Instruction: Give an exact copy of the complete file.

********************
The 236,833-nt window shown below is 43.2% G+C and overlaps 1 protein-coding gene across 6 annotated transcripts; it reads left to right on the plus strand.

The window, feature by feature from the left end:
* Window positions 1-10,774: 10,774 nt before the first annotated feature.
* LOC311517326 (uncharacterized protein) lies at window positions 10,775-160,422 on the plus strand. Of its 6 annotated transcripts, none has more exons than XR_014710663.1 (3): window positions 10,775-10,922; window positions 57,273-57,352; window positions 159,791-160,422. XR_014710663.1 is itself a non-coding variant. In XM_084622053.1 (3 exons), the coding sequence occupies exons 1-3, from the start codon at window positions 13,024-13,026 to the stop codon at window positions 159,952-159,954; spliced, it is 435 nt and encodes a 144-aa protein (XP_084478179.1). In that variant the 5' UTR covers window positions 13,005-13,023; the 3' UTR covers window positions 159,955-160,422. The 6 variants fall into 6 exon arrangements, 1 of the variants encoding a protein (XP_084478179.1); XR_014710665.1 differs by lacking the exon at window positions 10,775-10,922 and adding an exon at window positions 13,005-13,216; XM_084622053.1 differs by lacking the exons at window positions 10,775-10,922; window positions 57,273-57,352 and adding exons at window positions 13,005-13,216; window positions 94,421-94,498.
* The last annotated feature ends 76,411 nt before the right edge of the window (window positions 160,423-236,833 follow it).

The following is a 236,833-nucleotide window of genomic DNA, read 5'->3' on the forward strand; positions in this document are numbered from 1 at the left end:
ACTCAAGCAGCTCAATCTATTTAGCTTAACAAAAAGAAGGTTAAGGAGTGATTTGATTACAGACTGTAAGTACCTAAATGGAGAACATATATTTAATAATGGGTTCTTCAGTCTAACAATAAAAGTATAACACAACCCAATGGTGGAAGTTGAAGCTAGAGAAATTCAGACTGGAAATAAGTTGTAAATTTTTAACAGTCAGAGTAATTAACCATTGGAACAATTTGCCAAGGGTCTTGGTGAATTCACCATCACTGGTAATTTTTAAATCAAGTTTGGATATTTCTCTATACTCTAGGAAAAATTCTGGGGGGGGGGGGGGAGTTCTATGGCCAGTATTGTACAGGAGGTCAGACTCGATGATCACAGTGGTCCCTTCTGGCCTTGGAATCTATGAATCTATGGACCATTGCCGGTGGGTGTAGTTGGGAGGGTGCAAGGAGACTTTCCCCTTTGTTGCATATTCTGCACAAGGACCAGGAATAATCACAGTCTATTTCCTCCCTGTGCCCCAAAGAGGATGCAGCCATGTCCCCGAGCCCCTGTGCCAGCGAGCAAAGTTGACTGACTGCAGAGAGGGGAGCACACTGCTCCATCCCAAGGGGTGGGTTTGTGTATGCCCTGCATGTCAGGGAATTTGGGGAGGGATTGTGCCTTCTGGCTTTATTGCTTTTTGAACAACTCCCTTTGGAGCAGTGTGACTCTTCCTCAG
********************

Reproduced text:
The 236,833-nt window shown below is 43.2% G+C and overlaps 1 protein-coding gene across 6 annotated transcripts; it reads left to right on the plus strand.

The window, feature by feature from the left end:
* Window positions 1-10,774: 10,774 nt before the first annotated feature.
* LOC311517326 (uncharacterized protein) lies at window positions 10,775-160,422 on the plus strand. Of its 6 annotated transcripts, none has more exons than XR_014710663.1 (3): window positions 10,775-10,922; window positions 57,273-57,352; window positions 159,791-160,422. XR_014710663.1 is itself a non-coding variant. In XM_084622053.1 (3 exons), the coding sequence occupies exons 1-3, from the start codon at window positions 13,024-13,026 to the stop codon at window positions 159,952-159,954; spliced, it is 435 nt and encodes a 144-aa protein (XP_084478179.1). In that variant the 5' UTR covers window positions 13,005-13,023; the 3' UTR covers window positions 159,955-160,422. The 6 variants fall into 6 exon arrangements, 1 of the variants encoding a protein (XP_084478179.1); XR_014710665.1 differs by lacking the exon at window positions 10,775-10,922 and adding an exon at window positions 13,005-13,216; XM_084622053.1 differs by lacking the exons at window positions 10,775-10,922; window positions 57,273-57,352 and adding exons at window positions 13,005-13,216; window positions 94,421-94,498.
* The last annotated feature ends 76,411 nt before the right edge of the window (window positions 160,423-236,833 follow it).

The following is a 236,833-nucleotide window of genomic DNA, read 5'->3' on the forward strand; positions in this document are numbered from 1 at the left end:
ACTCAAGCAGCTCAATCTATTTAGCTTAACAAAAAGAAGGTTAAGGAGTGATTTGATTACAGACTGTAAGTACCTAAATGGAGAACATATATTTAATAATGGGTTCTTCAGTCTAACAATAAAAGTATAACACAACCCAATGGTGGAAGTTGAAGCTAGAGAAATTCAGACTGGAAATAAGTTGTAAATTTTTAACAGTCAGAGTAATTAACCATTGGAACAATTTGCCAAGGGTCTTGGTGAATTCACCATCACTGGTAATTTTTAAATCAAGTTTGGATATTTCTCTATACTCTAGGAAAAATTCTGGGGGGGGGGGGGGAGTTCTATGGCCAGTATTGTACAGGAGGTCAGACTCGATGATCACAGTGGTCCCTTCTGGCCTTGGAATCTATGAATCTATGGACCATTGCCGGTGGGTGTAGTTGGGAGGGTGCAAGGAGACTTTCCCCTTTGTTGCATATTCTGCACAAGGACCAGGAATAATCACAGTCTATTTCCTCCCTGTGCCCCAAAGAGGATGCAGCCATGTCCCCGAGCCCCTGTGCCAGCGAGCAAAGTTGACTGACTGCAGAGAGGGGAGCACACTGCTCCATCCCAAGGGGTGGGTTTGTGTATGCCCTGCATGTCAGGGAATTTGGGGAGGGATTGTGCCTTCTGGCTTTATTGCTTTTTGAACAACTCCCTTTGGAGCAGTGTGACTCTTCCTCAG